Dear Abby: I'm a busy woman. My friend "Adele" was calling me excessively on my cellphone. She would call up to three times every day, even when I was at work. When I would take her call, she'd start questioning me, asking me what I was so busy with. At times she would lecture me about things she thought I should be doing.

Her perfectionism and nonstop phone calls were smothering me. I finally asked her, as graciously as I could, to please stop the excessive calling. Now she no longer speaks to me at all.

We were friends for years, but the constant contact was stressing me out. Do you think I have ruined this friendship, or is this something that will blow over? -- Smothered on the East Coast

Dear Smothered: Adele should not have been calling you multiple times every day, especially while you were at work, which could have had a negative effect on your job performance. It was not rude to ask her to stop and to explain why.

It appears that while your friend had no hesitation to lecture you about what you "should" do, she was hypersensitive when it came to receiving some constructive criticism. You haven't heard from her because she is trying to punish you. Consider yourself lucky. You haven't ruined the friendship; she has.

Dear Abby: I am a gay man. I moved to this city to be with my boyfriend six years ago. We have since broken up and gone our separate ways.

When I moved here, I left behind my family, friends and all I had ever known to be with him, but something just never felt right here. Since the breakup, this city has felt less and less like home, but the problem is, I never really felt at home in the town I grew up in either. It was a small, repressed community where if you even said the word "gay," most people were ready to shun you. Only some of my closest and dearest friends and a few family members really accepted me.

I guess my problem now is, I just don't know what to do. I'm trying to find my place in this world. Any advice you can offer or help you can give would be greatly appreciated. -- No Place Feels Like Home

Dear No Place: Go on the internet and start researching cities that have a sizable gay community in which you can meet other gay people. Your next step should be to see what employment opportunities are available there for someone with your skill set. If you make the move, I predict it won't take you long to feel at home because you will find the emotional support you are looking for. I wish you luck on what I am sure will be an exciting and rewarding step forward in your life.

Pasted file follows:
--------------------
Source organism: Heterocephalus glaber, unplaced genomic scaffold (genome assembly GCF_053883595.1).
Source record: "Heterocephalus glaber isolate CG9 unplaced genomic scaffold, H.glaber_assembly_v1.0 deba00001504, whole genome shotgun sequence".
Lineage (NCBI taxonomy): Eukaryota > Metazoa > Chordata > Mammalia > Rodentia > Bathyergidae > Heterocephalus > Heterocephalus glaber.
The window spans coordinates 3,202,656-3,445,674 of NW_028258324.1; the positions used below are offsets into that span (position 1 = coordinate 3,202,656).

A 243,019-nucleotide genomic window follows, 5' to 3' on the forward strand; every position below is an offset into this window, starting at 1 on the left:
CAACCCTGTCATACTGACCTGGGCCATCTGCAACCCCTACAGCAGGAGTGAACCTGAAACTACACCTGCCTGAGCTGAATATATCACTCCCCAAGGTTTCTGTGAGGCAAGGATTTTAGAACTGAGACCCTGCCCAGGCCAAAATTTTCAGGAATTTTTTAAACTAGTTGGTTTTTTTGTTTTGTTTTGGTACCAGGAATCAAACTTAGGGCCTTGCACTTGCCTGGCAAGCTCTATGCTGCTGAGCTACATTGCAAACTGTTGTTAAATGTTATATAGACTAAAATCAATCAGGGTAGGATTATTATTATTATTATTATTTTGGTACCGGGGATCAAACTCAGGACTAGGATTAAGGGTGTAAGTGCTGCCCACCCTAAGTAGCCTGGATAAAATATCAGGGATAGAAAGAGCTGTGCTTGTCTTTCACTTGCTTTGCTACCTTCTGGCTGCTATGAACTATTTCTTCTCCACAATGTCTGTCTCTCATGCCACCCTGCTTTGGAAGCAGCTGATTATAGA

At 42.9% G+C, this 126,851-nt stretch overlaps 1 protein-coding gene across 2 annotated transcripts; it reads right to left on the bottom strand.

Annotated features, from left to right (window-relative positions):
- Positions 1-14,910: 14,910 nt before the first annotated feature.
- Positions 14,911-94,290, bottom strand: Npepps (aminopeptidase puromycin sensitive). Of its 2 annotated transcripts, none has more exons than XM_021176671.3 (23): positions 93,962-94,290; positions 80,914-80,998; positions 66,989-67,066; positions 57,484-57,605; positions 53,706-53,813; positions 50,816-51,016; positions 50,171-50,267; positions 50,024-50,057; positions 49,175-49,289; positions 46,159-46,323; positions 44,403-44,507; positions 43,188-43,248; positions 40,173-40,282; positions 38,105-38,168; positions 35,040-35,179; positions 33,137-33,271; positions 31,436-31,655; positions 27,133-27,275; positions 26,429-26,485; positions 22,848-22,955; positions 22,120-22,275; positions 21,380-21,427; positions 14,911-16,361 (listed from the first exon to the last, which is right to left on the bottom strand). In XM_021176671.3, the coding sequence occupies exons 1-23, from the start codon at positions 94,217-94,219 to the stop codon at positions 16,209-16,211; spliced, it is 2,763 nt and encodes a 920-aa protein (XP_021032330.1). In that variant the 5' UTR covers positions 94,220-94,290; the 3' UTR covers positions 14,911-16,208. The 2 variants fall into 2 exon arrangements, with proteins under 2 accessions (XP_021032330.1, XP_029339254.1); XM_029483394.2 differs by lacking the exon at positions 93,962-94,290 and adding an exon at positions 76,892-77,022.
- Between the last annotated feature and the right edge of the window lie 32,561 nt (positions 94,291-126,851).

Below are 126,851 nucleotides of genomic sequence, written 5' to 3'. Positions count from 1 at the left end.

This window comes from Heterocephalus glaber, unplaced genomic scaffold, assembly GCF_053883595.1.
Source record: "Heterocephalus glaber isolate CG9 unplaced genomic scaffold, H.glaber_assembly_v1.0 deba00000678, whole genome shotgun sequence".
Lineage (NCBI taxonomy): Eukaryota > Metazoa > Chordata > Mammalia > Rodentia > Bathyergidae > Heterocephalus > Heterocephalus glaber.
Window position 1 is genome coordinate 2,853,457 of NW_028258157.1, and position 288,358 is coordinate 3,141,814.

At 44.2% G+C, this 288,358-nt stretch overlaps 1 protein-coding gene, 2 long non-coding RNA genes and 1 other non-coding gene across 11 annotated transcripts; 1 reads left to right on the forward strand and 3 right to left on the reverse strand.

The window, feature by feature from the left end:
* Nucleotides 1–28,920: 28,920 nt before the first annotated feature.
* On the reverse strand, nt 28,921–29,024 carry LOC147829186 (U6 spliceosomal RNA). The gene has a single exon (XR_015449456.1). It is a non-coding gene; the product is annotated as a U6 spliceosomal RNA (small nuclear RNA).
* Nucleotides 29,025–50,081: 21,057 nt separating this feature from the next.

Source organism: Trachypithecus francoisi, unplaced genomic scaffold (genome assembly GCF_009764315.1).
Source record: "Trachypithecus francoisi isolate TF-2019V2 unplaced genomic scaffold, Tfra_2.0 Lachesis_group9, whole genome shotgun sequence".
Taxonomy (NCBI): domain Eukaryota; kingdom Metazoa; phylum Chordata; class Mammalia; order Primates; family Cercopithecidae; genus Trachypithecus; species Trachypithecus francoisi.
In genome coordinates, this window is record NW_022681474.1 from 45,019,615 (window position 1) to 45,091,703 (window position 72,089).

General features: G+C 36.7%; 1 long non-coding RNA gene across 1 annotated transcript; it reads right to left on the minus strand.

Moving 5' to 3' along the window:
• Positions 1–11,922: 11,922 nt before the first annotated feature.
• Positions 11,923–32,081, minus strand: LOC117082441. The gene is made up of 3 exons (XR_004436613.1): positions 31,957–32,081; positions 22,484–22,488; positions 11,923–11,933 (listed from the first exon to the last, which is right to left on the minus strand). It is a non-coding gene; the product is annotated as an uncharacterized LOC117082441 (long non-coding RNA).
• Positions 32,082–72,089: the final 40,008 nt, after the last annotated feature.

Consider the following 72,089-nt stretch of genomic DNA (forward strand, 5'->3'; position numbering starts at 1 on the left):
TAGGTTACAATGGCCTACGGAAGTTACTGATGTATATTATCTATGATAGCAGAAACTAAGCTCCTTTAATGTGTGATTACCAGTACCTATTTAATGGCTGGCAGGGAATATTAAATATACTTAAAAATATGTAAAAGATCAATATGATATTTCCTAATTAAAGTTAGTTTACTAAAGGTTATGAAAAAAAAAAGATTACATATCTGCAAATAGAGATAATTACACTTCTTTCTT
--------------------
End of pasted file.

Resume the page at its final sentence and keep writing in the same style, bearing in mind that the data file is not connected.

Dear Abby: I sent a VERY nice watch to my grandson for his 23rd birthday. The first thing he did was have it appraised for value and authenticity. The second thing he did was let me know he did it. I am flabbergasted and somewhat offended.

Additionally, this grandson and his siblings seem never to have been taught the importance of a handwritten thank-you note. Am I wrong and old-fashioned? -- Not So Sure in the South

Dear Not So Sure: Not in my book. Good manners never go out of fashion. But don't blame your grandson or his siblings for the breach of etiquette. Parents are supposed to teach their children the social niceties, and it appears theirs fell down on the job.

Dear Abby is written by Abigail Van Buren, also known as Jeanne Phillips, and was founded by her mother, Pauline Phillips. Contact Dear Abby at www.DearAbby.com or P.O. Box 69440, Los Angeles, CA 90069.

For everything you need to know about wedding planning, order "How to Have a Lovely Wedding." Send your name and mailing address, plus check or money order for $8 (U.S. funds) to: Dear Abby, Wedding Booklet, P.O. Box 447, Mount Morris, IL 61054-0447. (Shipping and handling are included in the price.)

Dear Abby is written by Abigail Van Buren, also known as Jeanne Phillips, and was founded by her mother, Pauline Phillips. Contact Dear Abby at www.DearAbby.com or P.O. Box 69440, Los Angeles, CA 90069.

For everything you need to know about wedding planning, order “How to Have a Lovely Wedding.” Send your name and mailing address, plus check or money order for $8 (U.S. funds) to: Dear Abby, Wedding Booklet, P.O. Box 447, Mount Morris, IL 61054-0447. (Shipping and handling are included in the price.)

Dear Abby is written by Abigail Van Buren, also known as Jeanne Phillips, and was founded by her mother, Pauline Phillips. Contact Dear Abby at www.DearAbby.com or P.O. Box 69440, Los Angeles, CA 90069.

To order “How to Write Letters for All Occasions,” send your name and mailing address, plus check or money order for $8 (U.S. funds) to: Dear Abby — Letter Booklet, P.O. Box 447, Mount Morris, IL 61054-0447. Shipping and handling are included in the price.

Good advice for everyone — teens to seniors — is in “The Anger in All of Us and How to Deal With It.” To order, send your name and mailing address, plus check or money order for $8 (U.S. funds) to: Dear Abby, Anger Booklet, P.O. Box 447, Mount Morris, IL 61054-0447. (Shipping and handling are included in the price.)

To receive a collection of Abby’s most memorable — and most frequently requested — poems and essays, send your name and mailing address, plus check or money order for $8 (U.S. funds) to: Dear Abby — Keepers Booklet, P.O. Box 447, Mount Morris, IL 61054-0447. Shipping and handling are included in the price.

For an excellent guide to becoming a better conversationalist and a more sociable person, order “How to Be Popular.” Send your name and mailing address, plus check or money order for $8 (U.S. funds) to: Dear Abby, Popularity Booklet, P.O. Box 447, Mount Morris, IL 61054-0447. (Shipping and handling are included in the price.)